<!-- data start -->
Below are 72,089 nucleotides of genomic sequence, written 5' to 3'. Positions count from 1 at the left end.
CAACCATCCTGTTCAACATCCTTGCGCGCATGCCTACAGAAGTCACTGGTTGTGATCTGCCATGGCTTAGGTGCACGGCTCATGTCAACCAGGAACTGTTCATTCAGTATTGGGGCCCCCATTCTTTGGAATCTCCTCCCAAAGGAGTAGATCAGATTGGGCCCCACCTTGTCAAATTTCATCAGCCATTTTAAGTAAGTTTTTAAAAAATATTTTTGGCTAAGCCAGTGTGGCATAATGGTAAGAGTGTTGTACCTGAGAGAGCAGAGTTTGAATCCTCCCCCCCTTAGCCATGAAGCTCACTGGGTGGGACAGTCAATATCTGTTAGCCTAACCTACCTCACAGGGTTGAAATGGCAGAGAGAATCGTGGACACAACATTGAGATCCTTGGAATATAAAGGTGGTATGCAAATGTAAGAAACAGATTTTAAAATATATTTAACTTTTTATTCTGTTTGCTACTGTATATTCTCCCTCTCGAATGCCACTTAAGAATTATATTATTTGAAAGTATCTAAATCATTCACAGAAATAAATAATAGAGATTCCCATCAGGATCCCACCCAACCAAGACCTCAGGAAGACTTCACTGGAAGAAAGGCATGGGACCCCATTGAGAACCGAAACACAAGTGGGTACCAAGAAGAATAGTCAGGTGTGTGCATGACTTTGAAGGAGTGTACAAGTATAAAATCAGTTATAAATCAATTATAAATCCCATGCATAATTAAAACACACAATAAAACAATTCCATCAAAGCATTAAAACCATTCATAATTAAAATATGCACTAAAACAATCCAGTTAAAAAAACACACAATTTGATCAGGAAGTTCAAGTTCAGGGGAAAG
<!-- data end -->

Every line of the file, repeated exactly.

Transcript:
Below are 72,089 nucleotides of genomic sequence, written 5' to 3'. Positions count from 1 at the left end.
CAACCATCCTGTTCAACATCCTTGCGCGCATGCCTACAGAAGTCACTGGTTGTGATCTGCCATGGCTTAGGTGCACGGCTCATGTCAACCAGGAACTGTTCATTCAGTATTGGGGCCCCCATTCTTTGGAATCTCCTCCCAAAGGAGTAGATCAGATTGGGCCCCACCTTGTCAAATTTCATCAGCCATTTTAAGTAAGTTTTTAAAAAATATTTTTGGCTAAGCCAGTGTGGCATAATGGTAAGAGTGTTGTACCTGAGAGAGCAGAGTTTGAATCCTCCCCCCCTTAGCCATGAAGCTCACTGGGTGGGACAGTCAATATCTGTTAGCCTAACCTACCTCACAGGGTTGAAATGGCAGAGAGAATCGTGGACACAACATTGAGATCCTTGGAATATAAAGGTGGTATGCAAATGTAAGAAACAGATTTTAAAATATATTTAACTTTTTATTCTGTTTGCTACTGTATATTCTCCCTCTCGAATGCCACTTAAGAATTATATTATTTGAAAGTATCTAAATCATTCACAGAAATAAATAATAGAGATTCCCATCAGGATCCCACCCAACCAAGACCTCAGGAAGACTTCACTGGAAGAAAGGCATGGGACCCCATTGAGAACCGAAACACAAGTGGGTACCAAGAAGAATAGTCAGGTGTGTGCATGACTTTGAAGGAGTGTACAAGTATAAAATCAGTTATAAATCAATTATAAATCCCATGCATAATTAAAACACACAATAAAACAATTCCATCAAAGCATTAAAACCATTCATAATTAAAATATGCACTAAAACAATCCAGTTAAAAAAACACACAATTTGATCAGGAAGTTCAAGTTCAGGGGAAAG